Doelores Mejia attended a recent public meeting in Boyle Heights where state officials described neighborhood lead contamination. Mejia says regulators should have closed the plant long ago. (Chris Richard)
By Chris Richard
Operators of a battery recycling plant suspected of showering its neighbors just east of downtown Los Angeles with lead dust for decades have submitted new soil testing and remediation plans. According to the documents, the area that incrementally increases the area to be surveyed will be incrementally increased and homes inhabited by young children and pregnant women will be specially vacuumed or have lead dust sealed.
The Exide plant has been cited repeatedly for leaking lead and arsenic into nearby residential neighborhoods.
Exide Technologies also may remove an undisclosed amount of soil from two yards already identified as hazardous to children.
At the same time, the company has received regulatory approval for more than $5 million in improvements to pollution-control measures at its plant in Vernon. That’s on top of $15 million the company has committed to anti-pollution measures since 2010.
In separate press releases regarding the ground contamination and the air-quality protection measures, senior Exide director E.N. “Bud” DeSart is quoted as saying the company is resolved to protect the public health. Continue reading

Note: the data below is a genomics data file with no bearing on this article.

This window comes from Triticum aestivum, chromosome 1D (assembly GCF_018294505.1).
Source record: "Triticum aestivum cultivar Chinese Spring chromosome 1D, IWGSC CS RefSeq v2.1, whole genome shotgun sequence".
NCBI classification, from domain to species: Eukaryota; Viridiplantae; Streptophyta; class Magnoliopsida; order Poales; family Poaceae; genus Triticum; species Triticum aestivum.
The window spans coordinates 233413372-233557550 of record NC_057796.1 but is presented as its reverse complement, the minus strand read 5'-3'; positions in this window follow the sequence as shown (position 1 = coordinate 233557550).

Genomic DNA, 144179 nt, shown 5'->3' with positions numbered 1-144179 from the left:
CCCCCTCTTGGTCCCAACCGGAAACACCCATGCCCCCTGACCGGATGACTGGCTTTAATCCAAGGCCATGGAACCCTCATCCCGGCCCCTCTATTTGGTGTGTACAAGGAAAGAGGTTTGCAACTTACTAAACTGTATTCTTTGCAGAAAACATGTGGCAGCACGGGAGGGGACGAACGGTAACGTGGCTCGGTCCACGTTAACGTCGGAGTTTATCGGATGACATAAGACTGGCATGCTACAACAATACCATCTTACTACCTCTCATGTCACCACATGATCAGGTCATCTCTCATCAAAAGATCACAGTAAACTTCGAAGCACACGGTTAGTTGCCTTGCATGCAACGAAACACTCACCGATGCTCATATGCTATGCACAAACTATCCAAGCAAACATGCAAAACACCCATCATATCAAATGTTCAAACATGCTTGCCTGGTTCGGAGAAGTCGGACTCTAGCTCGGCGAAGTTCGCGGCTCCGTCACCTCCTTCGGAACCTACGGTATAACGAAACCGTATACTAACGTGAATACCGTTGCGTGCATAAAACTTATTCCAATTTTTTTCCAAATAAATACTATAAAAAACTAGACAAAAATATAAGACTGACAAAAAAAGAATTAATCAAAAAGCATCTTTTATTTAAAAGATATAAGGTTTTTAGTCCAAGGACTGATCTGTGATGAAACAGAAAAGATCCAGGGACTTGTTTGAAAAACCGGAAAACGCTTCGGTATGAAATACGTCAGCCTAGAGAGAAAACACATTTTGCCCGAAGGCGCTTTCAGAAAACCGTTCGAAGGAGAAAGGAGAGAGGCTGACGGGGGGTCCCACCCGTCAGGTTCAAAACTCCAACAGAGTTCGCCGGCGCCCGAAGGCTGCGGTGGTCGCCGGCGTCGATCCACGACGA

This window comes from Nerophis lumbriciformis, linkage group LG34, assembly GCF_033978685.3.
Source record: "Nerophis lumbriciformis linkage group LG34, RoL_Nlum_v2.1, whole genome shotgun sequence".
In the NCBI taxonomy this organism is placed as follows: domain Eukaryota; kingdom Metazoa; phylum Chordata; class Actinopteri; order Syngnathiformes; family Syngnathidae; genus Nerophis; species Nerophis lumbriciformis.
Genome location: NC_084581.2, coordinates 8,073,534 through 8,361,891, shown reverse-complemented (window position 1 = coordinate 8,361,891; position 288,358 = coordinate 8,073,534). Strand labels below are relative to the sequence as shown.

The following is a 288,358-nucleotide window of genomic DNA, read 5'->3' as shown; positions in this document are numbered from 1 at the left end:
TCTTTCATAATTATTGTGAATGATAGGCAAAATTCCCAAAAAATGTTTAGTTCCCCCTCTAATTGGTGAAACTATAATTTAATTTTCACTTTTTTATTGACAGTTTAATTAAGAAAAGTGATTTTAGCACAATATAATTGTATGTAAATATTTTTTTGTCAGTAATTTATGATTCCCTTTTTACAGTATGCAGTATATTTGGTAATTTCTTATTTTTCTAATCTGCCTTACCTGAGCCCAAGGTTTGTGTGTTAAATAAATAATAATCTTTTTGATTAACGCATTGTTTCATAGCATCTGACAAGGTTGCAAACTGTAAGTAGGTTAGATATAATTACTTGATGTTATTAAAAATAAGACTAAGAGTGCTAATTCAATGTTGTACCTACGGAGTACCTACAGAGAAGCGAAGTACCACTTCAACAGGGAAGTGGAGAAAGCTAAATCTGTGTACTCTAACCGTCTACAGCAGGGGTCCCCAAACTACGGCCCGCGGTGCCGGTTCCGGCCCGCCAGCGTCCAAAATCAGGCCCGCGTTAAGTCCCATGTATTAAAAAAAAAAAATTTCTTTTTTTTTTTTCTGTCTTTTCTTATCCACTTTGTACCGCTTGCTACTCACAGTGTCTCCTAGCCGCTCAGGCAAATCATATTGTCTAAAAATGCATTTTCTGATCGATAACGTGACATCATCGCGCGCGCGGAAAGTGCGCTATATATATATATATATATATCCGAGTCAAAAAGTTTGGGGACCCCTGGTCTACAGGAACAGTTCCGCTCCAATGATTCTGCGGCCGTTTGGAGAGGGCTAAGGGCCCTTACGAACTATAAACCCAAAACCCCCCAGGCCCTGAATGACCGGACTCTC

Roberto Cabrales of Communities for a Better Environment regularly includes the Exide Technologies plant in Vernon in the activist group’s “toxic tour” of pollution sites to the east and south of Los Angeles. (Chris Richard)
By Chris Richard
Like most 6-year-olds, Claudia Gomez’s son, Stanley, loves to play in the dirt, and he doesn’t much like washing his hands. But these days more than ever, Gomez is a stickler for cleanliness.
On Sunday evening, she spotted the grime as Stanley raced past her on his way to play outside.
Exide plant may have showered its neighbors with lead dust for decades.
“I already washed my hands!” Stanley complained.
The protest didn’t work. Gomez hauled Stanley to the sink and started scrubbing.
Gomez is being so careful because the state Department of Toxic Substances Control has warned parents not to let their children play in the dirt. The department is urging frequent hand-washing as a precaution against lead poisoning. Continue reading
The Exide Technologies plant in Vernon. (Photo/Chris Richard)
By Chris Richard
Tests of homes and schools near a battery recycling plant east of Los Angeles have detected elevated lead levels, prompting state officials Monday to caution the public against exposure and to order expanded testing.
Both neighborhoods surveyed exceeded the state’s “health screening level” for lead of 80 parts per million. One home topped 580 parts per million, according to a testing report.
Residents are cautioned to keep children away from bare soil and to wash hands thoroughly.
The state Department of Toxic Substances Control has given Exide Technologies until March 21 to develop a plan for additional testing of the 39 homes and two schools included in the original study, as well as a wider area.
This announcement follows testing last month in Boyle Heights and Maywood, just east of downtown Los Angeles. It marks the DTSC’s first discovery of widespread ground contamination in residential areas near Exide’s plant in Vernon. Continue reading